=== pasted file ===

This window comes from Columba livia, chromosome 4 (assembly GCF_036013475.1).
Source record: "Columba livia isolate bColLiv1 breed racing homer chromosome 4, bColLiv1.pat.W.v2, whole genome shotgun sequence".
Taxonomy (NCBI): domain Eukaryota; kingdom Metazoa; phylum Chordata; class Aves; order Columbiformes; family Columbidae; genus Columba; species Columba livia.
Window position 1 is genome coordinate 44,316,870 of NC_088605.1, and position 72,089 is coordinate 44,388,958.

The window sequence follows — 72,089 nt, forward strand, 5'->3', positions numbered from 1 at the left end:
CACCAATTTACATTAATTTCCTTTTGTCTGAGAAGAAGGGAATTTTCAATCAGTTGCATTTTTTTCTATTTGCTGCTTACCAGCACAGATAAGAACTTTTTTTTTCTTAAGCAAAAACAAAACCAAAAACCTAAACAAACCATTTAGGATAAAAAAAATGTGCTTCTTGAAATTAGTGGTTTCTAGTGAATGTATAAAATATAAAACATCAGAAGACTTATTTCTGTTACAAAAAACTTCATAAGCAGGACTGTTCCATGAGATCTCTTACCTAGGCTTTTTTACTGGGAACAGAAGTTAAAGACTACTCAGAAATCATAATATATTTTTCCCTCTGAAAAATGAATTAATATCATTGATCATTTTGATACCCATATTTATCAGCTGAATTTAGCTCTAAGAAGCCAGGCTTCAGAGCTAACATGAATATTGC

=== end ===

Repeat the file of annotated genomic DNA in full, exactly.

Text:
This window comes from Columba livia, chromosome 4 (assembly GCF_036013475.1).
Source record: "Columba livia isolate bColLiv1 breed racing homer chromosome 4, bColLiv1.pat.W.v2, whole genome shotgun sequence".
Taxonomy (NCBI): domain Eukaryota; kingdom Metazoa; phylum Chordata; class Aves; order Columbiformes; family Columbidae; genus Columba; species Columba livia.
Window position 1 is genome coordinate 44,316,870 of NC_088605.1, and position 72,089 is coordinate 44,388,958.

The window sequence follows — 72,089 nt, forward strand, 5'->3', positions numbered from 1 at the left end:
CACCAATTTACATTAATTTCCTTTTGTCTGAGAAGAAGGGAATTTTCAATCAGTTGCATTTTTTTCTATTTGCTGCTTACCAGCACAGATAAGAACTTTTTTTTTCTTAAGCAAAAACAAAACCAAAAACCTAAACAAACCATTTAGGATAAAAAAAATGTGCTTCTTGAAATTAGTGGTTTCTAGTGAATGTATAAAATATAAAACATCAGAAGACTTATTTCTGTTACAAAAAACTTCATAAGCAGGACTGTTCCATGAGATCTCTTACCTAGGCTTTTTTACTGGGAACAGAAGTTAAAGACTACTCAGAAATCATAATATATTTTTCCCTCTGAAAAATGAATTAATATCATTGATCATTTTGATACCCATATTTATCAGCTGAATTTAGCTCTAAGAAGCCAGGCTTCAGAGCTAACATGAATATTGC